Lee discussed a bit about the history of English-language haiku: The early haiku translator R.H. Blythe, one of the first to introduce haiku to the English-speaking world, had a romantic vision of haiku as poems of discovery rather than of invention. In the sixties and seventies, the haiku ideal tended to be “the aha moment” — a sudden experience of enlightenment.

Gradually poets began to realize that these aha moments could take place at the time of the experience or at the time of writing. And the new experimental poets tend to think that the idea of writing about aha moments at the time of experience is a little played out. Lee himself, although he thinks this type of haiku will always be written, doesn’t think they will provide the future direction for American haiku. The new haiku poetry tends to consider words themselves the object of the poem, not experience.

If  Lee were to encapsulate in a phrase what’s different about American haiku today, it would be “the opacity of language,” contrasted with the earlier haiku ideal of transparency of language. He said, memorably, “The ideal for me is not transparency but translucency.” This means that the haiku can be read at both the literal and deeper — metaphorical or symbolic — levels. These multiple levels add richness to haiku and make them worth keeping and adding to the English literary canon.

As Lee has been working with Scott Metz, he’s been finding that Scott also values translucency — but his haiku are more at the opaque end of the translucency spectrum, whereas Lee’s are more at the transparent end. Scott often finds more transparent poems “boring” — Lee often has the reaction “so what” to more opaque poems. Both poets, however, are beginning to open each other’s eyes to the value of ku closer to the other end of the spectrum from what they naturally prefer. (Lee entertainingly summed up his attitude: “Too opaque is not superior to too transparent, perhaps only more pretentious.”)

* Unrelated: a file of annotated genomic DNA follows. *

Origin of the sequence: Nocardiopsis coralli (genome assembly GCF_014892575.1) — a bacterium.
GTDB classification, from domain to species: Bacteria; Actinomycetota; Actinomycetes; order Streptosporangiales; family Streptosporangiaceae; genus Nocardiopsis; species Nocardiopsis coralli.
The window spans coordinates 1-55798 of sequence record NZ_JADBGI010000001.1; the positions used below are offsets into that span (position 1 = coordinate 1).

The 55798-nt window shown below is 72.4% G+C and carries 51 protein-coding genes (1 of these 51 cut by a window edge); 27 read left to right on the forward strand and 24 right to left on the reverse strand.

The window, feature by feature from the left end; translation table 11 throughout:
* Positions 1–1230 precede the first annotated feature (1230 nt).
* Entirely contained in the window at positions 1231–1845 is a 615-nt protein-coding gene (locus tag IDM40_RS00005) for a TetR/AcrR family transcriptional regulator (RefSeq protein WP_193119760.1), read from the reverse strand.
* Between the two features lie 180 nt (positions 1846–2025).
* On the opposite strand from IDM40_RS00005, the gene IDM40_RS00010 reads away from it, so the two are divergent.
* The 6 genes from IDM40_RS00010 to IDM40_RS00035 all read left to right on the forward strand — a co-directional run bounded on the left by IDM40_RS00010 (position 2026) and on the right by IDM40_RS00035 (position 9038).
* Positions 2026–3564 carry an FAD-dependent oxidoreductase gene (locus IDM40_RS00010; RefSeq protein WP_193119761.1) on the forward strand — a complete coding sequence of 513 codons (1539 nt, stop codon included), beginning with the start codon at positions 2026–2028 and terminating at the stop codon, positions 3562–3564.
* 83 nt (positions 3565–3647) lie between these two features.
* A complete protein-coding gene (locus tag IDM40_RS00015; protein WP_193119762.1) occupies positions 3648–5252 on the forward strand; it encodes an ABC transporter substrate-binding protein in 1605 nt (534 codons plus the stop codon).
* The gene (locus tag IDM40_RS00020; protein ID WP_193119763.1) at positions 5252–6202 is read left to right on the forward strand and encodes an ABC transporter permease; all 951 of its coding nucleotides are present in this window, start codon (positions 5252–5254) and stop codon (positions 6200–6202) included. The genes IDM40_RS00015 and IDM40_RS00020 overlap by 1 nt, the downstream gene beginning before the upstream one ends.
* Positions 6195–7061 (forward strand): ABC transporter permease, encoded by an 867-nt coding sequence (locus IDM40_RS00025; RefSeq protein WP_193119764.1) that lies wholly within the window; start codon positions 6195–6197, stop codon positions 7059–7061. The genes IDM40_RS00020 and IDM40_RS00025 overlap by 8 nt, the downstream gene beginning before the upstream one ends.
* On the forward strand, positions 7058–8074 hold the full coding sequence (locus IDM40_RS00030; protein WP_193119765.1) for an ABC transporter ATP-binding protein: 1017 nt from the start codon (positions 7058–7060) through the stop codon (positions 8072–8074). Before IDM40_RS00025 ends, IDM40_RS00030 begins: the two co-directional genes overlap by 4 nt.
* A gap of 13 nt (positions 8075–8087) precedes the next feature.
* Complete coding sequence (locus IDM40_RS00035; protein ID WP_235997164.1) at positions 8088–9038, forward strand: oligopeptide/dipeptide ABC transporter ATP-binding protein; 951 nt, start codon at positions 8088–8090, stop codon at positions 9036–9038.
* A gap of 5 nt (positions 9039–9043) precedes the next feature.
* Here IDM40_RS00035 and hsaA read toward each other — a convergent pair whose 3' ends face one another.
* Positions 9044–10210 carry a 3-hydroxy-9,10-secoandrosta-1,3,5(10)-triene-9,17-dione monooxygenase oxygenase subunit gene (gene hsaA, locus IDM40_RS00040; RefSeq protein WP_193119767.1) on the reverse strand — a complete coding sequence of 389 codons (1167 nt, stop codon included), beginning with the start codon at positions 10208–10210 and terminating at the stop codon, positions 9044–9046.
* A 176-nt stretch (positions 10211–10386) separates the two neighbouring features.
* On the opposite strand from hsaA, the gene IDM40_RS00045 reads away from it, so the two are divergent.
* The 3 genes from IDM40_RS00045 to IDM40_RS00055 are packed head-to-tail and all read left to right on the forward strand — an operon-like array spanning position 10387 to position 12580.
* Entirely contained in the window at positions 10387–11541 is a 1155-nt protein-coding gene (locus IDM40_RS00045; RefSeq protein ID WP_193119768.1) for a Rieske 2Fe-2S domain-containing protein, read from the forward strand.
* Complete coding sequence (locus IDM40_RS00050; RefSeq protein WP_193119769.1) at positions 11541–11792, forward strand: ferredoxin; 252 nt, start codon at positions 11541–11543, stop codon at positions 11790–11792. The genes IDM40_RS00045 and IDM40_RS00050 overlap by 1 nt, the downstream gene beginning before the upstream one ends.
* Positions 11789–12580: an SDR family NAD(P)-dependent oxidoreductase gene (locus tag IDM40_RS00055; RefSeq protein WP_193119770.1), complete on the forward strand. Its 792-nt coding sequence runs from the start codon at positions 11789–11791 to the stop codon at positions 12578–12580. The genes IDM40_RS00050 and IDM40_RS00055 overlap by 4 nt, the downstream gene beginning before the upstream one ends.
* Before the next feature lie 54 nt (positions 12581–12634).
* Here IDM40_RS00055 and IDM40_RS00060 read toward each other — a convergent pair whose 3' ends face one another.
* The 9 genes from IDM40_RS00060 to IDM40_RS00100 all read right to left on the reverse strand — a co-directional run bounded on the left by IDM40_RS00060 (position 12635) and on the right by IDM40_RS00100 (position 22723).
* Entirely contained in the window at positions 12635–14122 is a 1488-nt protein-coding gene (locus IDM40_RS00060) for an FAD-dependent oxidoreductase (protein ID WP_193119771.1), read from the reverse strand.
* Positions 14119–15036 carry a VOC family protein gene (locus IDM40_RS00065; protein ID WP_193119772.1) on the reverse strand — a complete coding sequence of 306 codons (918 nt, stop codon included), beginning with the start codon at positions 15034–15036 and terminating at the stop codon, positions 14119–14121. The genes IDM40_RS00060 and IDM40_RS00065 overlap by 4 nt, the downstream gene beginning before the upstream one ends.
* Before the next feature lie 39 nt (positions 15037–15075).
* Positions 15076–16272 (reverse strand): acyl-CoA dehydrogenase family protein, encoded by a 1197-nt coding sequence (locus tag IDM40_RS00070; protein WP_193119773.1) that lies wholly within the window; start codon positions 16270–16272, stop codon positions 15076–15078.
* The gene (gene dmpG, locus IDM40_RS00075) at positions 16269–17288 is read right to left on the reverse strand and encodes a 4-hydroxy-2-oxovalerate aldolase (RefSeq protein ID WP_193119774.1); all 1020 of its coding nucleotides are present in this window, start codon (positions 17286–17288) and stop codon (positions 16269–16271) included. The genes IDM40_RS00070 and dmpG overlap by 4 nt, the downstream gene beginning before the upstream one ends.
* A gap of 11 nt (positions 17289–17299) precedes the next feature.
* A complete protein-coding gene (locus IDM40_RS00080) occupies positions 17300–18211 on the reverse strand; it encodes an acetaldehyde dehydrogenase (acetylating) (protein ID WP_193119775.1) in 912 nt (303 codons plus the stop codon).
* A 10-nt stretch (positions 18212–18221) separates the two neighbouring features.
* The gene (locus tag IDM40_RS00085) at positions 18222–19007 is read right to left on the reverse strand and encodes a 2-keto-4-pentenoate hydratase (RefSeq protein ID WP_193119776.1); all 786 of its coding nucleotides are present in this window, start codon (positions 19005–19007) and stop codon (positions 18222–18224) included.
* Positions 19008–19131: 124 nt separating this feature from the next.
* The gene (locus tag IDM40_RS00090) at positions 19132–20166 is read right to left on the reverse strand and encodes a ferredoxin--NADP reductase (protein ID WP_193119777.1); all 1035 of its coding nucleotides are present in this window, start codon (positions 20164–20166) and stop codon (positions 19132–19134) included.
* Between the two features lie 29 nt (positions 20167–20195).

Lee’s goal in editing the anthology is to reflect the current state of haiku in Japan: There, three schools of haiku exist, with their own organizations and standards: the traditional, the mainstream, and the gendai (more experimental). He wants to show that something like these three schools currently exist in English language haiku as well.

Lee gave some memorable examples of experimental and mainstream haiku from current journals. From Roadrunner, the journal Scott Metz edits, he cited the following (all of which I have represented as one line; I have no idea if some actually have line breaks or where the line breaks might occur — apologies to the authors if I have misrepresented your work):

moon flower the fragrance of names

their wings like cellophane remember cellophane

his kiss deepens midnight’s throat of stars

like a mosquito or an old empire city night

where I go searching bare trees ending sentences

baby beans racing moonlight

razored through to the void raven

bird me catch me

I see the iris and its stamina and am blue

From Modern Haiku he gave these more mainstream examples (same disclaimer as before — no idea where the line breaks occur, if any):

dusk rearranging silences

small town small talk big moon

october light I open my ribs to pray

insomnia two parts doubt one part moon

a coyote’s skull reconsidering the way

when fire had sentience winter solstice

someone’s last first cicada

floating in the sonogram summer moon

sparrows pour through a blue hole into our gray world

Traditional poetry, like that of Robert Spiess, is quite easy to find in most haiku journals.